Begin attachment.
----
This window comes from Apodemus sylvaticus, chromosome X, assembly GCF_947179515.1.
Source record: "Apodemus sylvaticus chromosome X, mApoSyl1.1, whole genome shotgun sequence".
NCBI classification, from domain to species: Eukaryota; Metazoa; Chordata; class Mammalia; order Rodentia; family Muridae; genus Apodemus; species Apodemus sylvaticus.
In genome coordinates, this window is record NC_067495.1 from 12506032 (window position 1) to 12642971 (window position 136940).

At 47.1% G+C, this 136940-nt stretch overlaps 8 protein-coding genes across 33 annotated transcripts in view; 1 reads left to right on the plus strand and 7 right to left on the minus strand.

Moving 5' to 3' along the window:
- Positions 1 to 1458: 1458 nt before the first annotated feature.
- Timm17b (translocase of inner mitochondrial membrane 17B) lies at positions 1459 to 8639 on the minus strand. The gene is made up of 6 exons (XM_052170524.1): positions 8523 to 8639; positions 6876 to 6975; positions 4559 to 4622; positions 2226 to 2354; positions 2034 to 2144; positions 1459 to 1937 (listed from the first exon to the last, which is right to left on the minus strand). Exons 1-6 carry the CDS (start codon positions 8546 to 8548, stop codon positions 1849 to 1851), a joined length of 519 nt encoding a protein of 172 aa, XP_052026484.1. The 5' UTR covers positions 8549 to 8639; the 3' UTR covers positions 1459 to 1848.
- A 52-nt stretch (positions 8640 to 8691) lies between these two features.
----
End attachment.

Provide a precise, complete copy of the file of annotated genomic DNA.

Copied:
This window comes from Apodemus sylvaticus, chromosome X, assembly GCF_947179515.1.
Source record: "Apodemus sylvaticus chromosome X, mApoSyl1.1, whole genome shotgun sequence".
NCBI classification, from domain to species: Eukaryota; Metazoa; Chordata; class Mammalia; order Rodentia; family Muridae; genus Apodemus; species Apodemus sylvaticus.
In genome coordinates, this window is record NC_067495.1 from 12506032 (window position 1) to 12642971 (window position 136940).

At 47.1% G+C, this 136940-nt stretch overlaps 8 protein-coding genes across 33 annotated transcripts in view; 1 reads left to right on the plus strand and 7 right to left on the minus strand.

Moving 5' to 3' along the window:
- Positions 1 to 1458: 1458 nt before the first annotated feature.
- Timm17b (translocase of inner mitochondrial membrane 17B) lies at positions 1459 to 8639 on the minus strand. The gene is made up of 6 exons (XM_052170524.1): positions 8523 to 8639; positions 6876 to 6975; positions 4559 to 4622; positions 2226 to 2354; positions 2034 to 2144; positions 1459 to 1937 (listed from the first exon to the last, which is right to left on the minus strand). Exons 1-6 carry the CDS (start codon positions 8546 to 8548, stop codon positions 1849 to 1851), a joined length of 519 nt encoding a protein of 172 aa, XP_052026484.1. The 5' UTR covers positions 8549 to 8639; the 3' UTR covers positions 1459 to 1848.
- A 52-nt stretch (positions 8640 to 8691) lies between these two features.